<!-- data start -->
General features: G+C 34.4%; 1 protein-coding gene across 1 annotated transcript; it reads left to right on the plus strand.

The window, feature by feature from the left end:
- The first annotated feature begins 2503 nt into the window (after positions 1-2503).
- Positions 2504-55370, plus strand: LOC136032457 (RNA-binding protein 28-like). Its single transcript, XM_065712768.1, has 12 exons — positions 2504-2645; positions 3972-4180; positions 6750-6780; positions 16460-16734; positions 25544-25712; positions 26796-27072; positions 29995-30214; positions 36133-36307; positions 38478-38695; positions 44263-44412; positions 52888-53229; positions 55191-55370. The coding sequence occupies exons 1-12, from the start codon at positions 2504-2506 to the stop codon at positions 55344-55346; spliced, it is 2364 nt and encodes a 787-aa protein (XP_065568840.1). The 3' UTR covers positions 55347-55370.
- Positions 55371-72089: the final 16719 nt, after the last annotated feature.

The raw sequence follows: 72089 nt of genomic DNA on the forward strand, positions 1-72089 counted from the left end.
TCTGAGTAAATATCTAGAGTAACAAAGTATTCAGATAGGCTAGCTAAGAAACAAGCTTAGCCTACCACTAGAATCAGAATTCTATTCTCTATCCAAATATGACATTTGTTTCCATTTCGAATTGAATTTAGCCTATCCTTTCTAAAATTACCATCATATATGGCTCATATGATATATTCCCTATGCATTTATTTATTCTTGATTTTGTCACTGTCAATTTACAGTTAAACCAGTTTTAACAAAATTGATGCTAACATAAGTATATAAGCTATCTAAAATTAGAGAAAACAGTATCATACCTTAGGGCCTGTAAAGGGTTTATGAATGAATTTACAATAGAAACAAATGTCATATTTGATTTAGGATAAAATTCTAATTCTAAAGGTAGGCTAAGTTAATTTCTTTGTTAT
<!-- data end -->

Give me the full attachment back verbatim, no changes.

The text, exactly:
General features: G+C 34.4%; 1 protein-coding gene across 1 annotated transcript; it reads left to right on the plus strand.

The window, feature by feature from the left end:
- The first annotated feature begins 2503 nt into the window (after positions 1-2503).
- Positions 2504-55370, plus strand: LOC136032457 (RNA-binding protein 28-like). Its single transcript, XM_065712768.1, has 12 exons — positions 2504-2645; positions 3972-4180; positions 6750-6780; positions 16460-16734; positions 25544-25712; positions 26796-27072; positions 29995-30214; positions 36133-36307; positions 38478-38695; positions 44263-44412; positions 52888-53229; positions 55191-55370. The coding sequence occupies exons 1-12, from the start codon at positions 2504-2506 to the stop codon at positions 55344-55346; spliced, it is 2364 nt and encodes a 787-aa protein (XP_065568840.1). The 3' UTR covers positions 55347-55370.
- Positions 55371-72089: the final 16719 nt, after the last annotated feature.

The raw sequence follows: 72089 nt of genomic DNA on the forward strand, positions 1-72089 counted from the left end.
TCTGAGTAAATATCTAGAGTAACAAAGTATTCAGATAGGCTAGCTAAGAAACAAGCTTAGCCTACCACTAGAATCAGAATTCTATTCTCTATCCAAATATGACATTTGTTTCCATTTCGAATTGAATTTAGCCTATCCTTTCTAAAATTACCATCATATATGGCTCATATGATATATTCCCTATGCATTTATTTATTCTTGATTTTGTCACTGTCAATTTACAGTTAAACCAGTTTTAACAAAATTGATGCTAACATAAGTATATAAGCTATCTAAAATTAGAGAAAACAGTATCATACCTTAGGGCCTGTAAAGGGTTTATGAATGAATTTACAATAGAAACAAATGTCATATTTGATTTAGGATAAAATTCTAATTCTAAAGGTAGGCTAAGTTAATTTCTTTGTTAT